It’s been 10 months since a torrential downpour washed away a large chunk of Roberto Sánchez’s elegant colonial-style adobe home in downtown Granada.
But if you strolled by his house today, you’d have no idea that an entire upper story room and the ceiling and walls of the rooms below were left lying in the street in a muddy pile. His renovated house looks just like it did before the avalanche.
“Igualito, like a carbon copy,” Sánchez said in his raspy voice.
The Granada native hired local architect Lucia Lara to restore the house, but she couldn’t get started immediately, due to persistently heavy rains that continued through the rest of last year’s rainy season. The collapse occurred on Sept. 17 – Sánchez remembers the date like a loved one’s funeral.
“The rain penetrated that adobe,” Sánchez said, pointing at the 30-foot-high ceiling in his restored home.
When the rains slowed, Lara went to work on a reconstruction project that turned into a race against the clock. The longer it took, the longer Sánchez and his wife would be without a roof as the next rainy season approached.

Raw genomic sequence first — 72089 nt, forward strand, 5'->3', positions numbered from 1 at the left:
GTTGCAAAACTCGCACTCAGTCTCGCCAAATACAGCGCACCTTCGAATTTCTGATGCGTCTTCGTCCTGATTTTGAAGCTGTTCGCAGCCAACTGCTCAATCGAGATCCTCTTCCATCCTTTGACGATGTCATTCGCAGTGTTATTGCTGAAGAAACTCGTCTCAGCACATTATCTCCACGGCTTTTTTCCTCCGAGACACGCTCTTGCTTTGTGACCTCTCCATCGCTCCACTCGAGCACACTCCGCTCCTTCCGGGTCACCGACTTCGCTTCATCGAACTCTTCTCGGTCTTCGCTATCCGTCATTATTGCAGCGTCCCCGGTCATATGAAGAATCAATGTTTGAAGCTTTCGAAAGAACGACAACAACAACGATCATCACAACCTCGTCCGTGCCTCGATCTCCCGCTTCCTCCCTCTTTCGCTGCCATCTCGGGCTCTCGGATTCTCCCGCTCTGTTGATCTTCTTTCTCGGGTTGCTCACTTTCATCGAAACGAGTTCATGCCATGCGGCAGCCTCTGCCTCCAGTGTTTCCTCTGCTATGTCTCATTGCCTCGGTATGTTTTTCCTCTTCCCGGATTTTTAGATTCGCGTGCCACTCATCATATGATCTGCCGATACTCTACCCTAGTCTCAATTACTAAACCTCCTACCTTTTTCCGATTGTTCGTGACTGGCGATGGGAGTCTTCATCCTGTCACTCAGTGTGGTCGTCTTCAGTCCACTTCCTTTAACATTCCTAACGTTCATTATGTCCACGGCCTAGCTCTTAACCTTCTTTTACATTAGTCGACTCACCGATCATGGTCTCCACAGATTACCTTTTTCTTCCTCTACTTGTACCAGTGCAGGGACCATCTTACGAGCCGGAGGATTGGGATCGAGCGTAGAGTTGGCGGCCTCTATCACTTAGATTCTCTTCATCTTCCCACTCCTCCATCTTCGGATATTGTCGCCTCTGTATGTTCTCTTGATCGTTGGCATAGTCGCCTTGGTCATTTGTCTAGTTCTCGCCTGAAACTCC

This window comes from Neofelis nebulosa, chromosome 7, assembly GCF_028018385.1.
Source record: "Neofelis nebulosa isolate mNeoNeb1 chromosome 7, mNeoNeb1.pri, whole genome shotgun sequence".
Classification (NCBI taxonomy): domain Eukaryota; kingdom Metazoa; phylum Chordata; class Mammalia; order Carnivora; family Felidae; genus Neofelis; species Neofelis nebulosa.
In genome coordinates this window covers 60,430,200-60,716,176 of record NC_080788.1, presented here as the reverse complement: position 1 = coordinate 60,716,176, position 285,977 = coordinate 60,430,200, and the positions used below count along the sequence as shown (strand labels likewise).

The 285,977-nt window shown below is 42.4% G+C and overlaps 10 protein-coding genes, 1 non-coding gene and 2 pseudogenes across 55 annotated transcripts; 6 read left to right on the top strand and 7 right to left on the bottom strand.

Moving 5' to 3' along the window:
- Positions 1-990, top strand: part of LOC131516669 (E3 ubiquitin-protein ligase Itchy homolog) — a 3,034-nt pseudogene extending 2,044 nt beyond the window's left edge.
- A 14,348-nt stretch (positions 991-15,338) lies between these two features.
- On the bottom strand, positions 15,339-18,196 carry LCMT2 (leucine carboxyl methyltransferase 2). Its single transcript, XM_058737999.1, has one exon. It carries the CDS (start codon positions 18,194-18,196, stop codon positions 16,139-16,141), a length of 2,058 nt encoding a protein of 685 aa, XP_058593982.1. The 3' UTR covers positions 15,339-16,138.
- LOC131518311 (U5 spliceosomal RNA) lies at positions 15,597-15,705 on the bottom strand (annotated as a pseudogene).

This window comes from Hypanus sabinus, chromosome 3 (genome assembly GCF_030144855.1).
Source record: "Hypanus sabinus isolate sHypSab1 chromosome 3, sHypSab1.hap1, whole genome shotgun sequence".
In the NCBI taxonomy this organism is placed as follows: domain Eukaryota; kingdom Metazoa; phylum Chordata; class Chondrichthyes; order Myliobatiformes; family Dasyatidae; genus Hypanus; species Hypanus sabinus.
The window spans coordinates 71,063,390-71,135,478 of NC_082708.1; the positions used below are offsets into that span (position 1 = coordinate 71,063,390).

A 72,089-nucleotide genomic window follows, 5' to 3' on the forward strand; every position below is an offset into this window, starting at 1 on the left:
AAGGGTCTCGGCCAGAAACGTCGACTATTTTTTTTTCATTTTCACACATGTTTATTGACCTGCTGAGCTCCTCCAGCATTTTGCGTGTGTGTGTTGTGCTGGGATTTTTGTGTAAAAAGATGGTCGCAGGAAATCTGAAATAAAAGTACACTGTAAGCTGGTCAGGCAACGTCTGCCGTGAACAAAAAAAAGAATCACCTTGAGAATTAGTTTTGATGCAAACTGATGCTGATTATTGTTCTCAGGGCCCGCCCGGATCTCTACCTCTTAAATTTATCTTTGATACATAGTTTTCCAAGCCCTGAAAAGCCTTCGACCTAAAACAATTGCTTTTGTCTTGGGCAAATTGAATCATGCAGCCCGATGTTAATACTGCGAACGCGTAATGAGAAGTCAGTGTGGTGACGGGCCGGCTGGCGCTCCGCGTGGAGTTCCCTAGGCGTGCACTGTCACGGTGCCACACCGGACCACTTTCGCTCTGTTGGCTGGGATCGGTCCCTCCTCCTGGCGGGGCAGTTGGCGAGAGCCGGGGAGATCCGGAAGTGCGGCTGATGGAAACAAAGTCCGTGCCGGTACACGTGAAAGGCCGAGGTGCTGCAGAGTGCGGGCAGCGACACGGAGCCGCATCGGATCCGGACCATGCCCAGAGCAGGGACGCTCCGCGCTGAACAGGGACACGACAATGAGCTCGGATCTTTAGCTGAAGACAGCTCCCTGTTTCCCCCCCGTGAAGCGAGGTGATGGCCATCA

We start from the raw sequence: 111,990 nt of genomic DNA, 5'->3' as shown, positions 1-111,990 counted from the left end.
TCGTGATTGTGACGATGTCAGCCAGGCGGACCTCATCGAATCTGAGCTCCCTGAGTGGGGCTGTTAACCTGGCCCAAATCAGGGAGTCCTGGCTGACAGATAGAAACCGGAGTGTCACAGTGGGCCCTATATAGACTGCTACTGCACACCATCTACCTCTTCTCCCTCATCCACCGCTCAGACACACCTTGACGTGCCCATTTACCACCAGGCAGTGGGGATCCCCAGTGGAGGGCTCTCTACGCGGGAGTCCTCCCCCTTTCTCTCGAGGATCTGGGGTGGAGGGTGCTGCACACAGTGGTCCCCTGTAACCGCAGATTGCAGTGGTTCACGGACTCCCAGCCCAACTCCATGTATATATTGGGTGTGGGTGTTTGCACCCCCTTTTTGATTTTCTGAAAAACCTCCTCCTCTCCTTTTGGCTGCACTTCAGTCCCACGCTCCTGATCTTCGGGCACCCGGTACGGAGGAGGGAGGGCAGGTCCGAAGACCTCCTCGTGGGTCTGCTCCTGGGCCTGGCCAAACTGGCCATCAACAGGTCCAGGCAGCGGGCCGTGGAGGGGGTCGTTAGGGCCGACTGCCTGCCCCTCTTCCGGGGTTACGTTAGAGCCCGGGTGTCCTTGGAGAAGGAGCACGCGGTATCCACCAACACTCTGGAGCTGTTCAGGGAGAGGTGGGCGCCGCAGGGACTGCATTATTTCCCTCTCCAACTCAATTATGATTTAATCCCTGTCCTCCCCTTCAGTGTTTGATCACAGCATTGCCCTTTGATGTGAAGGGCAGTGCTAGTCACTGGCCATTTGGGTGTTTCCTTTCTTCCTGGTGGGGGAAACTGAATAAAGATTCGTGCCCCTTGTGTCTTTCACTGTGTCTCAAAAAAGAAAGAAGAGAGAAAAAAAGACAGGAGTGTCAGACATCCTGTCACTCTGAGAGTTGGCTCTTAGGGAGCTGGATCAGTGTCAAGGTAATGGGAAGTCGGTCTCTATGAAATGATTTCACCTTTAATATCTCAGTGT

Lara used concrete blocks to rebuild the crumbled adobe walls. Rebuilding the place with concrete was a quicker fix than an adobe reconstruction, which would have meant creating large adobe bricks and waiting for them to dry in the sun before reconstruction could begin – a model of construction seldom used anymore in Granada.
Then new walls were fortified with 30-foot pillars of concrete blocks lined with wood. Getting the concrete was a cinch, but the woodwork would be the most laborious part of the project, Lara said. But, she added, the new column supports are crucial to avoiding another collapse.
“They’re the new support of the structure of the house. It’s safer, really,” she said. Lara said the weak point of the home was the iron balconies, which received a pounding from the rain and were likely the cause of the collapse.
So, as part of reconstruction, she rebuilt the two balconies with concrete and supported them with the concrete columns. The two new balconies look exactly the same as the two original balconies that remained intact. Sánchez recently gave The Nica Times a tour of his newly remodeled house with the glowing pride of a general introducing his battalion after surviving an onslaught.
He said he feels safer with the new concrete columns supporting his gargantuan, golden-colored home, which is one of the few colonial homes in downtown Granada with two stories.
After recalling the apocalyptic day in which he was left without most of a roof – a collapse that was so loud it woke up neighbors several blocks away – he feels confident that his restored home was built to last.
“This house has been here for 100 years, and now it’ll be here for 100 more,” he said with a smile.